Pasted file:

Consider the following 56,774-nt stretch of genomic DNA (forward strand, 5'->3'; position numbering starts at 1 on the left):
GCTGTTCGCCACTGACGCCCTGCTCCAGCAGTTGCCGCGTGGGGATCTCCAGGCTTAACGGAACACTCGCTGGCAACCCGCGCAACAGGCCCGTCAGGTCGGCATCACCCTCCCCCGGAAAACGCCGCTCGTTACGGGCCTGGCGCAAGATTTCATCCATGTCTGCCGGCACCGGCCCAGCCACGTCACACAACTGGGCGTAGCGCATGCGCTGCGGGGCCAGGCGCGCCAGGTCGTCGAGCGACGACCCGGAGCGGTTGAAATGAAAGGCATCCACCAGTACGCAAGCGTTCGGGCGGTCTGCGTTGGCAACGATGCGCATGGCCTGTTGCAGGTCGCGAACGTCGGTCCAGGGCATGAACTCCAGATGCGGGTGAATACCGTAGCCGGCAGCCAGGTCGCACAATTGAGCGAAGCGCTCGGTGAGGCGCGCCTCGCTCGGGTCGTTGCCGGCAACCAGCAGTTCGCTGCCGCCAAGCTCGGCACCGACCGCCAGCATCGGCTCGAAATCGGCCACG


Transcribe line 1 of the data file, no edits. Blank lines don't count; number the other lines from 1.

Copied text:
Consider the following 56,774-nt stretch of genomic DNA (forward strand, 5'->3'; position numbering starts at 1 on the left):